Cathy Wallace and Calum Chace, PR Week UK, 05 May 2010, 06:00am
With the acquisitions market showing signs of a resurgence, Cathy Wallace and Calum Chace ask the experts for tips on selling and buying an agency.
It is fair to say the past couple of years have been quiet when it comes to acquisitions. The odd agency has been snapped up here and there – Quintus Public Affairs was bought by Luther Pendragon last December, and Pelham became Pelham Bell Pottinger in July after being bought up by Lord Bell’s marcoms group. Huntsworth also acquired Tonic Life Communications in July 2009.
But the market has largely been quiet thanks to the recession and the big global networks such as Omnicom and WPP have been particularly subdued in the buyout arena.
Now things are starting to improve, we could be seeing more acquisitions in the future. Several groups are openly on the hunt, including Engine, which has just acquired Penrose Financial. ‘This shows there is continuing activity in acquisitions,’ says Alistair Angus, partner at S.I.Partners, which acted as advisers to the Penrose shareholders. ‘We anticipate further deals in the UK, Europe and Far East during 2010.’
Here, PRWeek looks behind the scenes at two acquisitions and offers some expert views and tips on the process for agencies on the lookout, and agencies wanting to position themselves as buyout targets. We also examine the implications for agencies that are bought out. As John Saunders, who sold his agency to Omnicom (see case study overleaf) says: ‘You have to be open to becoming a different person after the deal.’
CASE STUDY: PENROSE FINANCIAL/ENGINE
Acquisition: Penrose Financial
Acquired by: Engine (2010)
The courtship between Engine and Penrose was hardly swift. Engine CEO Sacha Deshmukh says the agencies had known each other for several years before even beginning talks about a possible acquisition.
‘We knew each other, talked to each other about our businesses and got to know each other’s business for about five years,’ says Deshmukh. ‘For us, the key thing is: does the agency have a particular expertise or approach? Penrose is a premier business in the financial sector and clients in that area think of it as a leader, so that made it an interesting business to look at.’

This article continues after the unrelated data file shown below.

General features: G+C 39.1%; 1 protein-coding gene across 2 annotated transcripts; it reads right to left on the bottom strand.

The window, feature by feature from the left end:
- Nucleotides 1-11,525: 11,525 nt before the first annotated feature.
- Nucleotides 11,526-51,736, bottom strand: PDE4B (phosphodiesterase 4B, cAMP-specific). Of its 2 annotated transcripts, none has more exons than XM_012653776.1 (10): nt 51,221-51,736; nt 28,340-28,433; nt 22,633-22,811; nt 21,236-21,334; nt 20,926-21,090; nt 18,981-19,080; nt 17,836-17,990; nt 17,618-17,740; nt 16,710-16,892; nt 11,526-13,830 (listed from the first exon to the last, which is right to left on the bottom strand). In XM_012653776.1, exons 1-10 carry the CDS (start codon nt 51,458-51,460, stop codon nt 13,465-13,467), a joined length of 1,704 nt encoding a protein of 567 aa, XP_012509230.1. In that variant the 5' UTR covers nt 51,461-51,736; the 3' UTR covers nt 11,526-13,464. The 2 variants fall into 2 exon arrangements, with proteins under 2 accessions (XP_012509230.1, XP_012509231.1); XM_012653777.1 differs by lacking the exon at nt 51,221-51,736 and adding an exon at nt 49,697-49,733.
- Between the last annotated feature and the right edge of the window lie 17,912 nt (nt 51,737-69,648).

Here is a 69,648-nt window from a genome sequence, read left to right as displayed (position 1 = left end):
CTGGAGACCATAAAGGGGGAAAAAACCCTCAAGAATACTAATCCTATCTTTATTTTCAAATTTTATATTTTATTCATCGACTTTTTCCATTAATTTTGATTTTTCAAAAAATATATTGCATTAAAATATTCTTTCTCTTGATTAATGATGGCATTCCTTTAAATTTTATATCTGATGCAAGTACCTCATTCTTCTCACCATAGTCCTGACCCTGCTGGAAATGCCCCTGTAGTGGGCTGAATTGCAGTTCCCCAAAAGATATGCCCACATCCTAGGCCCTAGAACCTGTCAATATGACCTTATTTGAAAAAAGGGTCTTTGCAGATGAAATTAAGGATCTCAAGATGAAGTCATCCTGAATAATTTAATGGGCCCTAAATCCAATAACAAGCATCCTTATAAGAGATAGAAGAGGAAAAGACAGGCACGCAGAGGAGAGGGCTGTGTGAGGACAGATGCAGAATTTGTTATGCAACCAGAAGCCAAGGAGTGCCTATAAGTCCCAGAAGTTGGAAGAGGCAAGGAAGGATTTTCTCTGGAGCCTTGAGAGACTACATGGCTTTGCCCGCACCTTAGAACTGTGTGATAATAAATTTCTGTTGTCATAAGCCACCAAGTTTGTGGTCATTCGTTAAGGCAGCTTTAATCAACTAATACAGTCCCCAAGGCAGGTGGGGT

Gay Collins, CEO of Penrose, said when it became clear an acquisition was on the cards, the firm took on its own advisers, S.I.Partners: ‘It tweaked some of the board roles, as there were a few things it felt would make sense for the business for the next stage of growth.’
This included appointing two managing partners, who were given responsibility for the operational side of the business.
This left the founding partners free to focus on strategy and client relationships. The financial manager was also made financial partner: ‘We were advised to let the three of them take operational responsibility, more than they had been doing and in a more externally obvious way.’
Collins says having an external party examine the business was valuable as a form of MOT, as the advisers looked at the company in great detail before writing a memorandum.
She advises firms that are planning to prepare for acquisition to be honest about their businesses and warns against trying to change the business before a buyout: ‘A lot of acquisitions fall through, so don’t try to make yourselves look prettier just to get a deal done. Focus long-term, not short-term.’
Unusually, there was no earn-out period incorporated within the deal, which Deshmukh says is a policy of Engine’s: ‘We believe an earn-out incentivises the wrong behaviour,’ he says. ‘We want, from day one, to incentivise everyone to use the expertise within the business. If you have an earn-out, you have one group of people who might want to keep every penny for themselves rather than use expertise from within the group. They would not become part of the team.’
CASE STUDY: FHS/OMNICOM
Acquisition: FHS (Fleishman-Hillard Saunders)
Acquired by: Omnicom (2001)
John Saunders was first introduced to Fleishman-Hillard in the 1980s when working for Anheuser Busch in Ireland.